Heavy: Every Word In Service

On Heavy: Every Word in Service of Our People

I just read Heavy: An American Memoir – this week, in one night.

Why?

Well, I’m still looking for an agent and of course, still wondering if Black girls lives really matter to agents, publishers, anyone.

I’m still get no’s from agents and agencies, mostly silences, but persevering on…I know the right one will appear, in due time, at the appointed time.

They (the ubiquitous twitter feeds) tell you to research agents who might be representing similar genres and the authors they are representing.  So, I find an agency, and they are representing memoir and an African-American writer.  Kiese Laymon. They tell you to research the writer, too. I look at Kiese’s website. I love it. His first tab — Thank You. His first thank you – Grandmama. And, many others. At the end, he thanks his agent for supporting him and encouraging him in his writing journey.

His memoir is called Heavy.  I decide to read it.  It resonates with my own life in an almost déjà vu way.

He called it “writing lines.”  I called it “writing sentences.”  His mama made him write lines. My father made me write sentences.

My words:  “I have to write 1000—one thousand—sentences saying “Form is important in tennis. I cannot cheat and deceive myself and my father.” When my father assigned 1000-sentence punishments, the sentences were generally about tennis and life. “Emotions are not part of the tennis game”; “I will not be defeated before I enter a match”; I have to stop taking too many aspects of my life, including my parents, for granted.” For some reason, I have carried around the papers with these sentences for decades.

My son finally put them to good use in an art piece for the book cover, where he integrated the childhood yellow pad handwritten sentences, with edited revisions for the manuscript:

art by @emmanuelaopc

Kiese shares:

“I am one of those black children who was beaten into survival and excellence.”  His words in an interview on August 4, 2019. 

These words pierced my heart, because I, too, am one of those black children who was beaten into survival and excellence.

My words:

“I was the victim and beneficiary of a bargain without knowing made by my father. The bargain was The Pratt Setup—a systematic, disciplined approach for raising successful Black children in America who were born in the 1960s in the middle of the civil rights movement and the fight for equality by African-Americans. The Pratt Setup was designed to prepare me for life in a country steeped in racism and sexism by giving me two survival tools—discipline and a commitment to excellence.  Discipline and excellence would be a virtue and value to help me as a young Black woman persevere—no matter what. In spite of all obstacles, in spite of any challenges, discipline and excellence would be my guides. They would be a strength and a rod that I would use to keep myself in line, to keep focused on my goals, on achievement, and on outcomes.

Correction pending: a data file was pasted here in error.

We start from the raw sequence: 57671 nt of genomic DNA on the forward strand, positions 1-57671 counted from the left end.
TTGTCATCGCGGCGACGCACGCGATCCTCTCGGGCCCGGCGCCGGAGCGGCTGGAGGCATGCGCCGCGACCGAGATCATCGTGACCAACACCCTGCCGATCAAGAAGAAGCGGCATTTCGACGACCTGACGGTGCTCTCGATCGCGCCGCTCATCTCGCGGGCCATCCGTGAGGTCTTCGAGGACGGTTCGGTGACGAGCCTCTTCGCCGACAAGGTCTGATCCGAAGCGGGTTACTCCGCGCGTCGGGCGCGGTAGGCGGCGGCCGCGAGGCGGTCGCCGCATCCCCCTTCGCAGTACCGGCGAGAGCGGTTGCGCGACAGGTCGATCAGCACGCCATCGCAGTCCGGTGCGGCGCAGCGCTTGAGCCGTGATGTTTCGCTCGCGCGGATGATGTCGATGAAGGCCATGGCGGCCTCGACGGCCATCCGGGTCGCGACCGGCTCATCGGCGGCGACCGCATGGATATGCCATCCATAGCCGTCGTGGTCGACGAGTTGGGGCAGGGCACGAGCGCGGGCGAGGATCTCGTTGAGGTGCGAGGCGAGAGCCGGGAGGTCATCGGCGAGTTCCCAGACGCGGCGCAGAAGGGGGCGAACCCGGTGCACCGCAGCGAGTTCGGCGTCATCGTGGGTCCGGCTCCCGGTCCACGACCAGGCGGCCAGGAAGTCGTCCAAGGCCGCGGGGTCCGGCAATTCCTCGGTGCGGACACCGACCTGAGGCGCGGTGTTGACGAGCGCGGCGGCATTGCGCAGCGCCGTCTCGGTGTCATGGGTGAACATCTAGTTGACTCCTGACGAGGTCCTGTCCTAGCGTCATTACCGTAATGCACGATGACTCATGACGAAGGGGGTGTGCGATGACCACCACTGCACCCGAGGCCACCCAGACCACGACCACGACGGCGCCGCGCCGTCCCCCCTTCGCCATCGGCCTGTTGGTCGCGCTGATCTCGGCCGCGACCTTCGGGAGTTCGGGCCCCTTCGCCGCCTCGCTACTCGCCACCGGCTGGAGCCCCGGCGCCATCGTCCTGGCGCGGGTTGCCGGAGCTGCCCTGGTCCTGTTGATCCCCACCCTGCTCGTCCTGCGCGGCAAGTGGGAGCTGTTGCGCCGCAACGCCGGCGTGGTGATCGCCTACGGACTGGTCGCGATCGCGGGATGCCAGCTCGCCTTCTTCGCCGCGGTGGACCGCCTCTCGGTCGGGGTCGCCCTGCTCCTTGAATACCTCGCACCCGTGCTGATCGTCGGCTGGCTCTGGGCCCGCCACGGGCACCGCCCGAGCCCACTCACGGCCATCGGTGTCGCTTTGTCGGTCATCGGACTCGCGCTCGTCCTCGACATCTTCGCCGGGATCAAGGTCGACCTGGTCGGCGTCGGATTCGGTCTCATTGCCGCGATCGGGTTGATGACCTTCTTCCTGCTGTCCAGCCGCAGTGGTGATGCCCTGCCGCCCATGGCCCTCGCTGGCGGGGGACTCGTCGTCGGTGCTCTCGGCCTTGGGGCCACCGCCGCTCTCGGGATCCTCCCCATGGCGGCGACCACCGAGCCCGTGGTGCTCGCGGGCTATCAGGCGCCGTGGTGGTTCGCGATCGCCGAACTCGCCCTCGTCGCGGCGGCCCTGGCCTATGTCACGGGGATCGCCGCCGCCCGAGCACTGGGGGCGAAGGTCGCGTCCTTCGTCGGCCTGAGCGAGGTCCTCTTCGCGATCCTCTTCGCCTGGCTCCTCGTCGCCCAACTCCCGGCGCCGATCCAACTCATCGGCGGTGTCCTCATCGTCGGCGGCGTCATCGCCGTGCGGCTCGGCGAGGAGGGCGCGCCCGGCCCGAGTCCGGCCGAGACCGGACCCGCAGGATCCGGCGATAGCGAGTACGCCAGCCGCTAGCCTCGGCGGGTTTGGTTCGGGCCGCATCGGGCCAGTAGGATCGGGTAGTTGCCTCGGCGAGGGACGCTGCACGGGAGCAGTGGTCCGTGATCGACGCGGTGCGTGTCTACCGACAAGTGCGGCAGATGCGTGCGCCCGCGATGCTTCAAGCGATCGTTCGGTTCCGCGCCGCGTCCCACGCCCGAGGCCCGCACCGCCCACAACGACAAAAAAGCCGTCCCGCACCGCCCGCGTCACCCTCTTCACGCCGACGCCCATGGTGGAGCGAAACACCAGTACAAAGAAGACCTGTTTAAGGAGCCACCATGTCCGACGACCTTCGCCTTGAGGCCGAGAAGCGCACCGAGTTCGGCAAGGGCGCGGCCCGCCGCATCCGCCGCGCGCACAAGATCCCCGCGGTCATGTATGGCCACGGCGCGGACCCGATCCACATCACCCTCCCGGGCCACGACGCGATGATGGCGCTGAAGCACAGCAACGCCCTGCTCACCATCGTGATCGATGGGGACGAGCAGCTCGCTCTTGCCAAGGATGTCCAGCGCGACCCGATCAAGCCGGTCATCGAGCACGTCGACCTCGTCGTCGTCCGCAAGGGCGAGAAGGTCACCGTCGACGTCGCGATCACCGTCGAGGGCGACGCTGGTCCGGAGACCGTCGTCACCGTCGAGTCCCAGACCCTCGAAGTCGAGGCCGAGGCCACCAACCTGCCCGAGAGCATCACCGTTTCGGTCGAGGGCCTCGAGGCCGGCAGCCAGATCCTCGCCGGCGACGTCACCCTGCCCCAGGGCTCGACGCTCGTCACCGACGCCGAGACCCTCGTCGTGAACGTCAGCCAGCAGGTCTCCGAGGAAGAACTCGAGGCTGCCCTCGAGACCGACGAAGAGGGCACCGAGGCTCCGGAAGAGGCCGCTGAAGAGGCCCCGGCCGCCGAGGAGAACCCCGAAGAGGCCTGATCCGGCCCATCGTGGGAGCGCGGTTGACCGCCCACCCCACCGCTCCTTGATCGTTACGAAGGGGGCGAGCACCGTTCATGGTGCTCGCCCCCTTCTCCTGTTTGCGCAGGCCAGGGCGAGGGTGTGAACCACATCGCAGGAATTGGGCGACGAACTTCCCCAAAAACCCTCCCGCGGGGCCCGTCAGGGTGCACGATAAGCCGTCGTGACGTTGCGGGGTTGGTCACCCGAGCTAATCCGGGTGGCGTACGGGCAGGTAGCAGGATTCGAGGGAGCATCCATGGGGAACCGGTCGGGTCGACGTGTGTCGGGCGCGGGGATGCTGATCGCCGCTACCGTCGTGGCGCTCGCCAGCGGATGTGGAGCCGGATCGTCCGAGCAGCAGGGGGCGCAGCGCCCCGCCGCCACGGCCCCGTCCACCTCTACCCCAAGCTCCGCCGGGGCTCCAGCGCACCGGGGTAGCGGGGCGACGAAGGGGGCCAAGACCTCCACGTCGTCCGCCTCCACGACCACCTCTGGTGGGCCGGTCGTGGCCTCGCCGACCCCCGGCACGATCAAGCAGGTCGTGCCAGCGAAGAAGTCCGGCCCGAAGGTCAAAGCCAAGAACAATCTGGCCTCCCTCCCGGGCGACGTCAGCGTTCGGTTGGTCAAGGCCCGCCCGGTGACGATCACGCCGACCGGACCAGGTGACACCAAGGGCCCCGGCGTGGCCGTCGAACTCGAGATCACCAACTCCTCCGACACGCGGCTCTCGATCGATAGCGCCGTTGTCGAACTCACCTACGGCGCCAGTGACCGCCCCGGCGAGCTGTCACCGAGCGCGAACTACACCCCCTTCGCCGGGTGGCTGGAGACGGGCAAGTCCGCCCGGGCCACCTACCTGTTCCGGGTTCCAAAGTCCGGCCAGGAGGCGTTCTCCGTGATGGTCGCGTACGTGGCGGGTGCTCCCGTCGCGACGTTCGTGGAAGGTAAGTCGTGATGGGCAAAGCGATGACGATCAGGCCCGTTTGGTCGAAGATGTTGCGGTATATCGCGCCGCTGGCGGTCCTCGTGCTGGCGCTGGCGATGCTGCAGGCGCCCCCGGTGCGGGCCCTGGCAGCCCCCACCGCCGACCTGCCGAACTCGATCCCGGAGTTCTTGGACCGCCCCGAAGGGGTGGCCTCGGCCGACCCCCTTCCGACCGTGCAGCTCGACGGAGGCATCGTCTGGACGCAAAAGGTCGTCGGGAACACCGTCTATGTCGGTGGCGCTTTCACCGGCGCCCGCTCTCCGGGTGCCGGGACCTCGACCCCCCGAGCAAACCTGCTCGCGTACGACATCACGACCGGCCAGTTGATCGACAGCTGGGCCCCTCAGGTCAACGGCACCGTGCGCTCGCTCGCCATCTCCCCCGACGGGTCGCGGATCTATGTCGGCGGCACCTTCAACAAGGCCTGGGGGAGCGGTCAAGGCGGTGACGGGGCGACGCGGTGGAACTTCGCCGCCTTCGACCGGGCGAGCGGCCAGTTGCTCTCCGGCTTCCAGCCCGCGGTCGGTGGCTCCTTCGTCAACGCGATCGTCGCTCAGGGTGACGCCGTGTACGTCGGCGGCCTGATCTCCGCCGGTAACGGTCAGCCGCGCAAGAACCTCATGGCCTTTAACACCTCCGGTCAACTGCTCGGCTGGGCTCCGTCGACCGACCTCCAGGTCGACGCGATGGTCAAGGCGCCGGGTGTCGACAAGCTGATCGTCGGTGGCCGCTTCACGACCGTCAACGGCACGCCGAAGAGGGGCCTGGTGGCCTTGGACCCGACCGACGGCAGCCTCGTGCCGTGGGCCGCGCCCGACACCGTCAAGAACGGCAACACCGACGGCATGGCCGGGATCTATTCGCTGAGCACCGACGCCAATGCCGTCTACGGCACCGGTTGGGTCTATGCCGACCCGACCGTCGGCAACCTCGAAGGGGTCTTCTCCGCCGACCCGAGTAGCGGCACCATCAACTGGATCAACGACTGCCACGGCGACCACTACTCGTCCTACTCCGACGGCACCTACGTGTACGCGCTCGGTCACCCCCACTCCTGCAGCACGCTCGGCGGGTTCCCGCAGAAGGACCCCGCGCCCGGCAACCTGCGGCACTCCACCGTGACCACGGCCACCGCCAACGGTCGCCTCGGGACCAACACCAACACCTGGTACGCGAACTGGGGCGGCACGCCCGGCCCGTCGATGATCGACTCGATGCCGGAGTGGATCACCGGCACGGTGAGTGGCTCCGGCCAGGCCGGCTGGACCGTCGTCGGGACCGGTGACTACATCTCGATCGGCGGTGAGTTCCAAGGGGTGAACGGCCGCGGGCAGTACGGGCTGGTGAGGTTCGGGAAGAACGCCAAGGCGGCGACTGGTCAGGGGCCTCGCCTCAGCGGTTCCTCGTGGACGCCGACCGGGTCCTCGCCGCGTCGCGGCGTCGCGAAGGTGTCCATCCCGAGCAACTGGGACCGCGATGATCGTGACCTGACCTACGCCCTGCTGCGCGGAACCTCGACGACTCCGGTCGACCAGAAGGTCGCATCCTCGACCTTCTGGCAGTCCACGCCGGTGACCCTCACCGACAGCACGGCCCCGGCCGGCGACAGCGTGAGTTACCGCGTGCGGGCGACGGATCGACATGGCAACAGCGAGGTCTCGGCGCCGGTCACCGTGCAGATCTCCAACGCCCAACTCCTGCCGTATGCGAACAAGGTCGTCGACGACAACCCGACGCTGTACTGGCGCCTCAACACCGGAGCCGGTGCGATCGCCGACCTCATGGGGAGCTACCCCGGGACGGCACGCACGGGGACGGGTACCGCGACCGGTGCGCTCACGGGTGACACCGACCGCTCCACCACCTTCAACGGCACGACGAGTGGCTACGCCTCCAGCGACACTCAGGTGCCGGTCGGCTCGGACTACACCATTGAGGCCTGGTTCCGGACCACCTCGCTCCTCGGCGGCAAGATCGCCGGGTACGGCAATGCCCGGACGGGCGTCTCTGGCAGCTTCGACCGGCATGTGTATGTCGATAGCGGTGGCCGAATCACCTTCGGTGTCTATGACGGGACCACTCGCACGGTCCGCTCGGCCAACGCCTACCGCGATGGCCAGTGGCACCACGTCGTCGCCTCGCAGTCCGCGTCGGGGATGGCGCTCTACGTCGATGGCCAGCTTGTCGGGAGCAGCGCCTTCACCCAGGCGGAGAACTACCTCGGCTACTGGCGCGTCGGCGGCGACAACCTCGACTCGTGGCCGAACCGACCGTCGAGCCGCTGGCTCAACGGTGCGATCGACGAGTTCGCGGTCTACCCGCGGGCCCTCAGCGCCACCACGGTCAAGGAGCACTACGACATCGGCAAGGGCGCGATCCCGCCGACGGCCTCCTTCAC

I write:

“Discipline and excellence would ensure persistence, resilience, and endurance. Discipline and excellence would not allow for weakness and fragility. They would be hard driving forces, pushing me forward, always, against all and any odds. They would help me succeed, but there would be a cost. The cost would be suffering—a quiet but intense silent suffering.”

Kiese writes about his suffering — a heavy weight literally, on the spirit and psyche, and body.

Being Black in America requires carrying a weight.

My father’s words in the last letter he wrote to me, 9 months before he died in this strange combination of lower case and upper case letters: “You do not know what PREOCCUPATION WITH SUCCESS FOR YOUR BLACK CHILDREN in this country means. It was a 24hrs job—NO SLEEP—LYING IN BED OR NOT.”

My father carried a weight — a weight that eventually killed him at the age of 60, almost 24 years ago.

Kiese watched Roots as a child.  I did, too, at 9 years old.